The Reserve Bank of Australia (RBA) is unlikely to raise the cash rate until May, as the nation fully assesses and recovers from damaging floods earlier in the year.
All 11 economists surveyed by AAP said they weren’t expecting the central bank to take the cash rate above its current 4.75 per cent when its board meets next Tuesday.
Nomura Australia chief economist Stephen Roberts said the bank would be reluctant to raise rates so soon after the floods that swept Queensland in late December and early January.
“It is too close after the flood events and natural disaster events. It’s a little too soon to be raising rates,” he said.
“The inflation rates were very benign. Some the other data has been firmer, but it doesn’t outweigh the (inflation rate) yet.
“There’s definitely hints that more rate hikes are coming, but it’s the timing of those hikes.”
Mr Roberts said without the floods, the central bank may have had cause to raise the cash rate sooner than May in anticipation of pressures soon expected to hit the economy.
One such pressure comes from the jobless rate, which fell to five per cent in January, close to a two-year low.
A jobless rate below five per cent, called full employment, is a traditional inflation trigger.
However, the floods are also estimated to have harmed some sectors of industrial output, such as coal mining.
In the minutes of its February statement, the RBA said it estimated a 15 per cent drop in coal production in the first quarter of the year due to flooding across Queensland’s mines.
But the bank also forecast the effects to be short term, with the economy expected to have fully recovered by the June quarter.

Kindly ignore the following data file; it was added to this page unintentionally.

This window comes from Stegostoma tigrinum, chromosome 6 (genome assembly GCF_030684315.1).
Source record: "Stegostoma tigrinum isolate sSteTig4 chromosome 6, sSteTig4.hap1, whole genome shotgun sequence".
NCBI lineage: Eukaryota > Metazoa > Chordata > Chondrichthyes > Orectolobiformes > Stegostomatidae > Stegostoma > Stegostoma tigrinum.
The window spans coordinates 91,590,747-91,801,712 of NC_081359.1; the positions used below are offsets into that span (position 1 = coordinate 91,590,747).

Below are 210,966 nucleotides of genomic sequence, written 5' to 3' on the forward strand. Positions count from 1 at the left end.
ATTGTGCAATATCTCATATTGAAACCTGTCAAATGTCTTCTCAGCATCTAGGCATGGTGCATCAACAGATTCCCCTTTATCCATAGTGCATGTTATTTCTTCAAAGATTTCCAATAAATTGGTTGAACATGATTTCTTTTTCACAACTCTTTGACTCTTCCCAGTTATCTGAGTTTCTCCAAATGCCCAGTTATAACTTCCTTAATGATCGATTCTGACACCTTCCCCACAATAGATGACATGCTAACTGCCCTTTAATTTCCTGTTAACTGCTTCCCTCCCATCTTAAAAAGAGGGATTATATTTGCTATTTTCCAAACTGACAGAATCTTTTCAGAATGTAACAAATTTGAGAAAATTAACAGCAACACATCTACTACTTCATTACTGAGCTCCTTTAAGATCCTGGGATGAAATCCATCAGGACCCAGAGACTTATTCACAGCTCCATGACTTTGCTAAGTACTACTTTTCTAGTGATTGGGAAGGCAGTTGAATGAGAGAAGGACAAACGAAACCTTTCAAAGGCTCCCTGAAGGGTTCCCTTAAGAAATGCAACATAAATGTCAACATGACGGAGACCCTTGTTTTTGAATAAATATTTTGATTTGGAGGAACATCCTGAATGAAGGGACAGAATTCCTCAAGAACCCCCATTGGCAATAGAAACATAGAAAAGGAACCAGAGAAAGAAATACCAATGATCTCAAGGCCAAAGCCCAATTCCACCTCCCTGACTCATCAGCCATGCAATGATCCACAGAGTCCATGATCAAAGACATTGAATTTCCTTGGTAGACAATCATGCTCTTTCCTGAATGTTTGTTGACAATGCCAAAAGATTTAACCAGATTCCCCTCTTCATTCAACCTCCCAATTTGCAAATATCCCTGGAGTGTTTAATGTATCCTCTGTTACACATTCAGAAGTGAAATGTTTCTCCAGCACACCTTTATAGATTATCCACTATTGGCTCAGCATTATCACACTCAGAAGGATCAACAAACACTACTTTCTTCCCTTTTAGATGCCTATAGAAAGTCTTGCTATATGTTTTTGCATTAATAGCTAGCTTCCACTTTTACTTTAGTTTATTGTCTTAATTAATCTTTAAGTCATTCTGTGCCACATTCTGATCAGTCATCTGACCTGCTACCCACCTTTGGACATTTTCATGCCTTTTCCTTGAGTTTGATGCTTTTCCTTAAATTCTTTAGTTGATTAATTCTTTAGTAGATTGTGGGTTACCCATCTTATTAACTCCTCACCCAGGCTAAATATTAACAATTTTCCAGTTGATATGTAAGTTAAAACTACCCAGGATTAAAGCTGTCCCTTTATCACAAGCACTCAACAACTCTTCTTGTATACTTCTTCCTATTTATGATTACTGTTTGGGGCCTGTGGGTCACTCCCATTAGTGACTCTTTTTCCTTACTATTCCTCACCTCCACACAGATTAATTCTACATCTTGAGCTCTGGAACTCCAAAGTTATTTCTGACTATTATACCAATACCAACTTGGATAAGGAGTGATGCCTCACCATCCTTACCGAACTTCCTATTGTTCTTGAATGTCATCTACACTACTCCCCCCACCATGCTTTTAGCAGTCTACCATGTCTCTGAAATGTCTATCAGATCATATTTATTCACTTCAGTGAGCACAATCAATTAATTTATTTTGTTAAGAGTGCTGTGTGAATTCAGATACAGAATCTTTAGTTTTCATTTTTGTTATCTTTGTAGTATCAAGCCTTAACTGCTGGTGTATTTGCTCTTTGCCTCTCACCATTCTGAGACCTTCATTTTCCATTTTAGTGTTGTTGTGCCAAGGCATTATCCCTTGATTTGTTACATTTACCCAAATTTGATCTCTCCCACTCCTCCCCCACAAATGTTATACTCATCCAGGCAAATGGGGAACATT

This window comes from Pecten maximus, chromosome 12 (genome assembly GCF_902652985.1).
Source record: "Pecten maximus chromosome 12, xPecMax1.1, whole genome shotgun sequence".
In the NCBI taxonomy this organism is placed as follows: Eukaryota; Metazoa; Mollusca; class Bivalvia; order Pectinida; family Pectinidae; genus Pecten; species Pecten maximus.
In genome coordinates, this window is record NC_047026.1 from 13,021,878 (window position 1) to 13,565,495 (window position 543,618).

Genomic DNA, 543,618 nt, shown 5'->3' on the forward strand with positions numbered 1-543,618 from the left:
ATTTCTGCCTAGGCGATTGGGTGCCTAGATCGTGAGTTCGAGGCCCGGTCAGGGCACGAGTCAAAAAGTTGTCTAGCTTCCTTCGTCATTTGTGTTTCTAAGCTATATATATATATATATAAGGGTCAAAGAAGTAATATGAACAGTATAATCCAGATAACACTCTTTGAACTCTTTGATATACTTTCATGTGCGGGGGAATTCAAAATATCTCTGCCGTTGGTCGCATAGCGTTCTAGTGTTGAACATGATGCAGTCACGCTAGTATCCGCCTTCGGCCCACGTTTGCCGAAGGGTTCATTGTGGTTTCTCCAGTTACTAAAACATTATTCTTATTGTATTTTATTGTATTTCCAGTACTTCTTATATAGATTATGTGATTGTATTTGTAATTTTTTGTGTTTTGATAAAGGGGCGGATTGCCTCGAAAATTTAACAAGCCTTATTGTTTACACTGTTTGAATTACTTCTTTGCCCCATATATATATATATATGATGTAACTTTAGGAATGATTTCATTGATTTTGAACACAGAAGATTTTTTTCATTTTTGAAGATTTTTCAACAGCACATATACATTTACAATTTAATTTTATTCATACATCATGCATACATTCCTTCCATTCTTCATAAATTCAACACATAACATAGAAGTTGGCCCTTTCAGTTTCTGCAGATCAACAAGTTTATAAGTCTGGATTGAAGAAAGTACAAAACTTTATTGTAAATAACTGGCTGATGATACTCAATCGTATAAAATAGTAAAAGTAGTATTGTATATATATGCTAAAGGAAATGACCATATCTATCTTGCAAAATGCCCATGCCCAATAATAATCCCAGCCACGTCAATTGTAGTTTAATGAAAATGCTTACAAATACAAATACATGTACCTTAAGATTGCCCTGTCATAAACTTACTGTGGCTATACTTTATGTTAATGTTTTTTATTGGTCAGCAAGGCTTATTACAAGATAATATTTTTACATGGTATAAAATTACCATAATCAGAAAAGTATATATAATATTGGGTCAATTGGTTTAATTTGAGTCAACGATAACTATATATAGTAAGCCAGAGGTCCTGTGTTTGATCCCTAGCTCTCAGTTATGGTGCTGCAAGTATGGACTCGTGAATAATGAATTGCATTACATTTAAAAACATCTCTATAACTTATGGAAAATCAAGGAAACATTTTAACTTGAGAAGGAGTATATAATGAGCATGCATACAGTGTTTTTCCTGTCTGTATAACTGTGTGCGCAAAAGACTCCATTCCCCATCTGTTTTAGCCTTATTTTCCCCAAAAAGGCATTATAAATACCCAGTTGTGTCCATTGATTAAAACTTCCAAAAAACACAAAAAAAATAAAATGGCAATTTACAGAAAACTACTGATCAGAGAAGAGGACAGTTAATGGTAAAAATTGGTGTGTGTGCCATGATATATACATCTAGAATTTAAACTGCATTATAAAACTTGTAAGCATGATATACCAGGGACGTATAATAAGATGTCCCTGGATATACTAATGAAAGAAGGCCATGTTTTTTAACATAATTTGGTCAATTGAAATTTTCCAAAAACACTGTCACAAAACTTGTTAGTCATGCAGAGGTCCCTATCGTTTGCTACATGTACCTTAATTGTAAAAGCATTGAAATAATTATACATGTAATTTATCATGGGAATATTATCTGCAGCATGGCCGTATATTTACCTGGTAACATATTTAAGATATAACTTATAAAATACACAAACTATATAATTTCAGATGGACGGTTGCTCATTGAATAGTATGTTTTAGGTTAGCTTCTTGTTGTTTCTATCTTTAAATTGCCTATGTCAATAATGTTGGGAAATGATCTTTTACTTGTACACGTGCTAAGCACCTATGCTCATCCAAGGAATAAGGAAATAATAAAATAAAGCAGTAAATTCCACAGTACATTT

Meanwhile, inflation, the traditional interest rate trigger, was lower than expected in the last quarter.
Australia’s annual underlying rate of inflation was around 2.25 per cent in the year to December, safely within the RBA’s target of two to three per cent.
Commonwealth Bank economist John Peters said the bank was managing a different set of economic circumstances than most global economies.
The RBA was the first G20 central bank to lift its cash rate from historic lows amid the global financial crisis as Australia’s economy appeared to pick up steam faster than its G20 partners.
In response, between October 2009 and November 2010 the cash rate went from a 49-year low of three per cent to its current rate.
“It’s a matter of the Reserve Bank managing prosperity, in sharp contrast to … the rest of the advanced world still worrying about toppling into a deflationary spiral,” Mr Peters said.
HSBC chief economist Paul Broxham didn’t expect the RBA to raise rates as much as they should in the near term, given the strength in the economy.
Mr Broxham, a former RBA economist, said while the RBA has been reluctant to raise the cash rate in recent meetings, strong domestic economic growth in 2011 could make future rate hikes inevitable.
“Inflation was held down in the tail-end of last year by the large exchange rate appreciation, which we don’t expect to be repeated,” he said.
“The cautious consumer has also held down inflation to some degree – at least that’s the RBA’s view. Again, we don’t think that will persist either.”
Story Source www.ninemsn.com.auTags: finance, interest rates, money, news, reserve bank